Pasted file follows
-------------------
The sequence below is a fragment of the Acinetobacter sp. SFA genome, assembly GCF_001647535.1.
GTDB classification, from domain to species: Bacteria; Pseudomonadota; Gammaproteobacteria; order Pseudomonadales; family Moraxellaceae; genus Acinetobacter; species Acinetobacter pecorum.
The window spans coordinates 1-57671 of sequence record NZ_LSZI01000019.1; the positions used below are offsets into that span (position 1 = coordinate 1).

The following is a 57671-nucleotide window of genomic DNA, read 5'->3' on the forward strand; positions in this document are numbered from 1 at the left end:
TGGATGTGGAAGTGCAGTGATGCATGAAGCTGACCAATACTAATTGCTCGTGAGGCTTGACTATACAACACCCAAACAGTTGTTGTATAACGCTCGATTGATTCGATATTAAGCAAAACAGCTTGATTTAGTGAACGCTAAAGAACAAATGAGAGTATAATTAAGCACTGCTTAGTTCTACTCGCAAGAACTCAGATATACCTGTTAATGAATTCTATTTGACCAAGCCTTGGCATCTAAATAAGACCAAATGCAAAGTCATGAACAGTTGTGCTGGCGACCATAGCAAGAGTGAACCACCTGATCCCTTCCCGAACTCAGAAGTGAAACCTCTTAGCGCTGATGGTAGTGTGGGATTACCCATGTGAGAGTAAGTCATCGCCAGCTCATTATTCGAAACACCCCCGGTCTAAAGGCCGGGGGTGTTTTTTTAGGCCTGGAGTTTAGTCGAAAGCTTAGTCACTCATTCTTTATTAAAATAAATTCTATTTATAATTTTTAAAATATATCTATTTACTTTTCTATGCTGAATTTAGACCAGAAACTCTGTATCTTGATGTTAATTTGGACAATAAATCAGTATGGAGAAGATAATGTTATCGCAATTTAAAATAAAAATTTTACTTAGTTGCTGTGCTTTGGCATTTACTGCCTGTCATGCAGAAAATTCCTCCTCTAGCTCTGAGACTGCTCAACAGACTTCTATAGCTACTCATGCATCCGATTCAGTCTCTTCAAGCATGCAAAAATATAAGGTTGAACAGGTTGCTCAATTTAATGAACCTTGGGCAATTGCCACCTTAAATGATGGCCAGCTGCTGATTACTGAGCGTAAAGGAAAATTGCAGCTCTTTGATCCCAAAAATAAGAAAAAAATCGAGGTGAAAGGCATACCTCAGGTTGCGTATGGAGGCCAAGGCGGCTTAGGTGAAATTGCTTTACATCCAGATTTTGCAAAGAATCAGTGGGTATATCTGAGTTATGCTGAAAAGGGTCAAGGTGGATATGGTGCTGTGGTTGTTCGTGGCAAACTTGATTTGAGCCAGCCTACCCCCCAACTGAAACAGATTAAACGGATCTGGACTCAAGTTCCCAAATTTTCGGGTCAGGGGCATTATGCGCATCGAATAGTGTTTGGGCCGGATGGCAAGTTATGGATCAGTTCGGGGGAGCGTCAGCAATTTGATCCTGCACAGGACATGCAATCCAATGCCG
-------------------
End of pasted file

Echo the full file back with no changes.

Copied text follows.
The sequence below is a fragment of the Acinetobacter sp. SFA genome, assembly GCF_001647535.1.
GTDB classification, from domain to species: Bacteria; Pseudomonadota; Gammaproteobacteria; order Pseudomonadales; family Moraxellaceae; genus Acinetobacter; species Acinetobacter pecorum.
The window spans coordinates 1-57671 of sequence record NZ_LSZI01000019.1; the positions used below are offsets into that span (position 1 = coordinate 1).

The following is a 57671-nucleotide window of genomic DNA, read 5'->3' on the forward strand; positions in this document are numbered from 1 at the left end:
TGGATGTGGAAGTGCAGTGATGCATGAAGCTGACCAATACTAATTGCTCGTGAGGCTTGACTATACAACACCCAAACAGTTGTTGTATAACGCTCGATTGATTCGATATTAAGCAAAACAGCTTGATTTAGTGAACGCTAAAGAACAAATGAGAGTATAATTAAGCACTGCTTAGTTCTACTCGCAAGAACTCAGATATACCTGTTAATGAATTCTATTTGACCAAGCCTTGGCATCTAAATAAGACCAAATGCAAAGTCATGAACAGTTGTGCTGGCGACCATAGCAAGAGTGAACCACCTGATCCCTTCCCGAACTCAGAAGTGAAACCTCTTAGCGCTGATGGTAGTGTGGGATTACCCATGTGAGAGTAAGTCATCGCCAGCTCATTATTCGAAACACCCCCGGTCTAAAGGCCGGGGGTGTTTTTTTAGGCCTGGAGTTTAGTCGAAAGCTTAGTCACTCATTCTTTATTAAAATAAATTCTATTTATAATTTTTAAAATATATCTATTTACTTTTCTATGCTGAATTTAGACCAGAAACTCTGTATCTTGATGTTAATTTGGACAATAAATCAGTATGGAGAAGATAATGTTATCGCAATTTAAAATAAAAATTTTACTTAGTTGCTGTGCTTTGGCATTTACTGCCTGTCATGCAGAAAATTCCTCCTCTAGCTCTGAGACTGCTCAACAGACTTCTATAGCTACTCATGCATCCGATTCAGTCTCTTCAAGCATGCAAAAATATAAGGTTGAACAGGTTGCTCAATTTAATGAACCTTGGGCAATTGCCACCTTAAATGATGGCCAGCTGCTGATTACTGAGCGTAAAGGAAAATTGCAGCTCTTTGATCCCAAAAATAAGAAAAAAATCGAGGTGAAAGGCATACCTCAGGTTGCGTATGGAGGCCAAGGCGGCTTAGGTGAAATTGCTTTACATCCAGATTTTGCAAAGAATCAGTGGGTATATCTGAGTTATGCTGAAAAGGGTCAAGGTGGATATGGTGCTGTGGTTGTTCGTGGCAAACTTGATTTGAGCCAGCCTACCCCCCAACTGAAACAGATTAAACGGATCTGGACTCAAGTTCCCAAATTTTCGGGTCAGGGGCATTATGCGCATCGAATAGTGTTTGGGCCGGATGGCAAGTTATGGATCAGTTCGGGGGAGCGTCAGCAATTTGATCCTGCACAGGACATGCAATCCAATGCCG